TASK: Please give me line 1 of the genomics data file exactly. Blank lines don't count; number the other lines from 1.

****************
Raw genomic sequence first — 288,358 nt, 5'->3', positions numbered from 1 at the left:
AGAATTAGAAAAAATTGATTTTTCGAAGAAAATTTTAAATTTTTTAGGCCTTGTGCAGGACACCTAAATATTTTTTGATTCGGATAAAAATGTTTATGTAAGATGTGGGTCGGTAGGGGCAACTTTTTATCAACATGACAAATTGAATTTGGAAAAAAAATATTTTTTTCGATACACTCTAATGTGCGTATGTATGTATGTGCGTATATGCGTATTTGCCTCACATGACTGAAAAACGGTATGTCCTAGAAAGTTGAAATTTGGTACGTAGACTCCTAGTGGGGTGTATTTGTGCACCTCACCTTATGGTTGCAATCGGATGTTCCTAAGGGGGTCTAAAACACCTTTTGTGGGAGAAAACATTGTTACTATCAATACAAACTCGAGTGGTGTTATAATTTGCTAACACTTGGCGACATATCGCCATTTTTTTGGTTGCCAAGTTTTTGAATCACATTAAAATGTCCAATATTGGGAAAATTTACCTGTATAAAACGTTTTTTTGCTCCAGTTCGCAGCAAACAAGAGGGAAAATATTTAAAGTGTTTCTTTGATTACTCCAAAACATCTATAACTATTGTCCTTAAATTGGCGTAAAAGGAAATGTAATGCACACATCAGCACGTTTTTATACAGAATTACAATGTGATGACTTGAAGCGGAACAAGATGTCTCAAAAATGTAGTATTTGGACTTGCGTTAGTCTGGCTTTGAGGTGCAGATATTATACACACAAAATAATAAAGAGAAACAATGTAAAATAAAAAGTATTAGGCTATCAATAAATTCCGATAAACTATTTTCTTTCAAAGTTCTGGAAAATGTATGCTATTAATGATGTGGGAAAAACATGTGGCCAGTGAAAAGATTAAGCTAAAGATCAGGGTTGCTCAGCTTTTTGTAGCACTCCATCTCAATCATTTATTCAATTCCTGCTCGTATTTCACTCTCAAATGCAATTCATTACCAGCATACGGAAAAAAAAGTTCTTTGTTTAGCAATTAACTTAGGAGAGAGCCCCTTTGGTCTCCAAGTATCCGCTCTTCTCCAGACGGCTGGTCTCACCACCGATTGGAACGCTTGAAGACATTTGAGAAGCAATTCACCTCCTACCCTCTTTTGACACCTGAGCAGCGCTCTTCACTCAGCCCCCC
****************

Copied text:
Raw genomic sequence first — 288,358 nt, 5'->3', positions numbered from 1 at the left: